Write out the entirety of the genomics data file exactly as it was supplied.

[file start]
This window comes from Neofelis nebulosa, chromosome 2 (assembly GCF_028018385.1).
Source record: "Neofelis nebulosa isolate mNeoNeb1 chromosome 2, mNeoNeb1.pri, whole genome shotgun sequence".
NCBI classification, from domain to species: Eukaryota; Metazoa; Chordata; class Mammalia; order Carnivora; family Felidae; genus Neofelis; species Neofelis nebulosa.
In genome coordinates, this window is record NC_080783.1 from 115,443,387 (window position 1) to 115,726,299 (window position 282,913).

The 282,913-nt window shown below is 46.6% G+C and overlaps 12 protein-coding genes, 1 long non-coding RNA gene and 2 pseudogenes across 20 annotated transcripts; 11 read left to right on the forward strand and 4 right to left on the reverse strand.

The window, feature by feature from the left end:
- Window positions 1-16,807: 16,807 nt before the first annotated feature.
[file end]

This window comes from Neofelis nebulosa, chromosome 2 (assembly GCF_028018385.1).
Source record: "Neofelis nebulosa isolate mNeoNeb1 chromosome 2, mNeoNeb1.pri, whole genome shotgun sequence".
NCBI classification, from domain to species: Eukaryota; Metazoa; Chordata; class Mammalia; order Carnivora; family Felidae; genus Neofelis; species Neofelis nebulosa.
In genome coordinates, this window is record NC_080783.1 from 115,443,387 (window position 1) to 115,726,299 (window position 282,913).

The 282,913-nt window shown below is 46.6% G+C and overlaps 12 protein-coding genes, 1 long non-coding RNA gene and 2 pseudogenes across 20 annotated transcripts; 11 read left to right on the forward strand and 4 right to left on the reverse strand.

The window, feature by feature from the left end:
- Window positions 1-16,807: 16,807 nt before the first annotated feature.